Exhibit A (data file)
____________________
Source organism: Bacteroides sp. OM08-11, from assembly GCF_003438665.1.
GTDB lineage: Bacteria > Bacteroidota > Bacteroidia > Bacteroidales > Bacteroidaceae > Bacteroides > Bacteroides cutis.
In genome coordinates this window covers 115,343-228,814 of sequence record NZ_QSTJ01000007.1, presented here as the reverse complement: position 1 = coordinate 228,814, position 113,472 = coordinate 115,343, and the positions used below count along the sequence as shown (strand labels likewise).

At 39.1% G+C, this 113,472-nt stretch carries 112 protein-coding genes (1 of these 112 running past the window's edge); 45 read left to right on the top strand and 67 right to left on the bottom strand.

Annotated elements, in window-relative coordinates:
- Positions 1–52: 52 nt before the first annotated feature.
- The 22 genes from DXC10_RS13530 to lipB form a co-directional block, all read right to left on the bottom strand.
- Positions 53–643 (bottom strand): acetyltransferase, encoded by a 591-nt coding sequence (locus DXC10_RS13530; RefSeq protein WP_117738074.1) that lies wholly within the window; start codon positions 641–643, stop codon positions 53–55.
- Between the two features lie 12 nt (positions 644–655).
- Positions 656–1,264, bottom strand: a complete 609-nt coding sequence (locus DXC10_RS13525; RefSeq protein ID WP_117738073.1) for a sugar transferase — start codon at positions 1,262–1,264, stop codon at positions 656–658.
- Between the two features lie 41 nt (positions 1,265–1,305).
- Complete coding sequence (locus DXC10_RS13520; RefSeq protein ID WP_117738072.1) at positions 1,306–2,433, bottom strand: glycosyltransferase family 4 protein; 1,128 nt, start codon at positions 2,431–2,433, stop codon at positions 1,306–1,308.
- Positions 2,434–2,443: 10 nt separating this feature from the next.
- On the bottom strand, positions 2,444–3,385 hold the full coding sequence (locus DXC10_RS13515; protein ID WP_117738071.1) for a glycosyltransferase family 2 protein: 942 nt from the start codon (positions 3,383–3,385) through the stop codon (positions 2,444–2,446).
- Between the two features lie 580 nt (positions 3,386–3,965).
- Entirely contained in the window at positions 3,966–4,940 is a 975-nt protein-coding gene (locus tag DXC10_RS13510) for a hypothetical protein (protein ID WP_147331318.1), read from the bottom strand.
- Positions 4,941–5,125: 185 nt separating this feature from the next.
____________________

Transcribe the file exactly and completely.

Source organism: Bacteroides sp. OM08-11, from assembly GCF_003438665.1.
GTDB lineage: Bacteria > Bacteroidota > Bacteroidia > Bacteroidales > Bacteroidaceae > Bacteroides > Bacteroides cutis.
In genome coordinates this window covers 115,343-228,814 of sequence record NZ_QSTJ01000007.1, presented here as the reverse complement: position 1 = coordinate 228,814, position 113,472 = coordinate 115,343, and the positions used below count along the sequence as shown (strand labels likewise).

At 39.1% G+C, this 113,472-nt stretch carries 112 protein-coding genes (1 of these 112 running past the window's edge); 45 read left to right on the top strand and 67 right to left on the bottom strand.

Annotated elements, in window-relative coordinates:
- Positions 1–52: 52 nt before the first annotated feature.
- The 22 genes from DXC10_RS13530 to lipB form a co-directional block, all read right to left on the bottom strand.
- Positions 53–643 (bottom strand): acetyltransferase, encoded by a 591-nt coding sequence (locus DXC10_RS13530; RefSeq protein WP_117738074.1) that lies wholly within the window; start codon positions 641–643, stop codon positions 53–55.
- Between the two features lie 12 nt (positions 644–655).
- Positions 656–1,264, bottom strand: a complete 609-nt coding sequence (locus DXC10_RS13525; RefSeq protein ID WP_117738073.1) for a sugar transferase — start codon at positions 1,262–1,264, stop codon at positions 656–658.
- Between the two features lie 41 nt (positions 1,265–1,305).
- Complete coding sequence (locus DXC10_RS13520; RefSeq protein ID WP_117738072.1) at positions 1,306–2,433, bottom strand: glycosyltransferase family 4 protein; 1,128 nt, start codon at positions 2,431–2,433, stop codon at positions 1,306–1,308.
- Positions 2,434–2,443: 10 nt separating this feature from the next.
- On the bottom strand, positions 2,444–3,385 hold the full coding sequence (locus DXC10_RS13515; protein ID WP_117738071.1) for a glycosyltransferase family 2 protein: 942 nt from the start codon (positions 3,383–3,385) through the stop codon (positions 2,444–2,446).
- Between the two features lie 580 nt (positions 3,386–3,965).
- Entirely contained in the window at positions 3,966–4,940 is a 975-nt protein-coding gene (locus tag DXC10_RS13510) for a hypothetical protein (protein ID WP_147331318.1), read from the bottom strand.
- Positions 4,941–5,125: 185 nt separating this feature from the next.